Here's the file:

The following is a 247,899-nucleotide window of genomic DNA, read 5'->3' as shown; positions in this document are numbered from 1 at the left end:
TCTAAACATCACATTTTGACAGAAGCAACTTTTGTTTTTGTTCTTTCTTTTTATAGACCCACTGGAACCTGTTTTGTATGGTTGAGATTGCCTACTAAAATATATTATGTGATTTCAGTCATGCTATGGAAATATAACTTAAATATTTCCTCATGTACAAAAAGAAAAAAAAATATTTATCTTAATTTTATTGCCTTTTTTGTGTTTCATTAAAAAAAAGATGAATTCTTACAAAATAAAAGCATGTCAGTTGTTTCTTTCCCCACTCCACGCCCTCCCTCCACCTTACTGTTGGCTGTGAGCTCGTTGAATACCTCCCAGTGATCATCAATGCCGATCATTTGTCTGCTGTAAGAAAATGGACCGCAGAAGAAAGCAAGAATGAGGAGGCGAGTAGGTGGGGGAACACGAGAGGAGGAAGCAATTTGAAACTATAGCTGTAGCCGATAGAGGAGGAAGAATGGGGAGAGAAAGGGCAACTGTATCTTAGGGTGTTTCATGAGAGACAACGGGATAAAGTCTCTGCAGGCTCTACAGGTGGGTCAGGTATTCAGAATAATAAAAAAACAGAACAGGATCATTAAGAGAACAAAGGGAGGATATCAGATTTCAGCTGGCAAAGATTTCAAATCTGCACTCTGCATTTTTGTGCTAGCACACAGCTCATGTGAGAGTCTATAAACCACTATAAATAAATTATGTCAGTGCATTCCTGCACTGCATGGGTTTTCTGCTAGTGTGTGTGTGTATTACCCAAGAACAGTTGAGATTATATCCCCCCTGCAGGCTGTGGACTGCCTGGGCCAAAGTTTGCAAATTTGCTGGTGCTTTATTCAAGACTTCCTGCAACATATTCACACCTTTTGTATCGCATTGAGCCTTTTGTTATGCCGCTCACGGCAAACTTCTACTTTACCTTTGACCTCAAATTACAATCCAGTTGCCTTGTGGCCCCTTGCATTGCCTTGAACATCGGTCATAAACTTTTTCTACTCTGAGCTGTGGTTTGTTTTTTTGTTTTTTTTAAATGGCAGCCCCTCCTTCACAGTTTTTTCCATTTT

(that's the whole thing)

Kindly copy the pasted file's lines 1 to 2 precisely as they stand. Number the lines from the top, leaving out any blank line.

The following is a 247,899-nucleotide window of genomic DNA, read 5'->3' as shown; positions in this document are numbered from 1 at the left end:
TCTAAACATCACATTTTGACAGAAGCAACTTTTGTTTTTGTTCTTTCTTTTTATAGACCCACTGGAACCTGTTTTGTATGGTTGAGATTGCCTACTAAAATATATTATGTGATTTCAGTCATGCTATGGAAATATAACTTAAATATTTCCTCATGTACAAAAAGAAAAAAAAATATTTATCTTAATTTTATTGCCTTTTTTGTGTTTCATTAAAAAAAAGATGAATTCTTACAAAATAAAAGCATGTCAGTTGTTTCTTTCCCCACTCCACGCCCTCCCTCCACCTTACTGTTGGCTGTGAGCTCGTTGAATACCTCCCAGTGATCATCAATGCCGATCATTTGTCTGCTGTAAGAAAATGGACCGCAGAAGAAAGCAAGAATGAGGAGGCGAGTAGGTGGGGGAACACGAGAGGAGGAAGCAATTTGAAACTATAGCTGTAGCCGATAGAGGAGGAAGAATGGGGAGAGAAAGGGCAACTGTATCTTAGGGTGTTTCATGAGAGACAACGGGATAAAGTCTCTGCAGGCTCTACAGGTGGGTCAGGTATTCAGAATAATAAAAAAACAGAACAGGATCATTAAGAGAACAAAGGGAGGATATCAGATTTCAGCTGGCAAAGATTTCAAATCTGCACTCTGCATTTTTGTGCTAGCACACAGCTCATGTGAGAGTCTATAAACCACTATAAATAAATTATGTCAGTGCATTCCTGCACTGCATGGGTTTTCTGCTAGTGTGTGTGTGTATTACCCAAGAACAGTTGAGATTATATCCCCCCTGCAGGCTGTGGACTGCCTGGGCCAAAGTTTGCAAATTTGCTGGTGCTTTATTCAAGACTTCCTGCAACATATTCACACCTTTTGTATCGCATTGAGCCTTTTGTTATGCCGCTCACGGCAAACTTCTACTTTACCTTTGACCTCAAATTACAATCCAGTTGCCTTGTGGCCCCTTGCATTGCCTTGAACATCGGTCATAAACTTTTTCTACTCTGAGCTGTGGTTTGTTTTTTTGTTTTTTTTAAATGGCAGCCCCTCCTTCACAGTTTTTTCCATTTT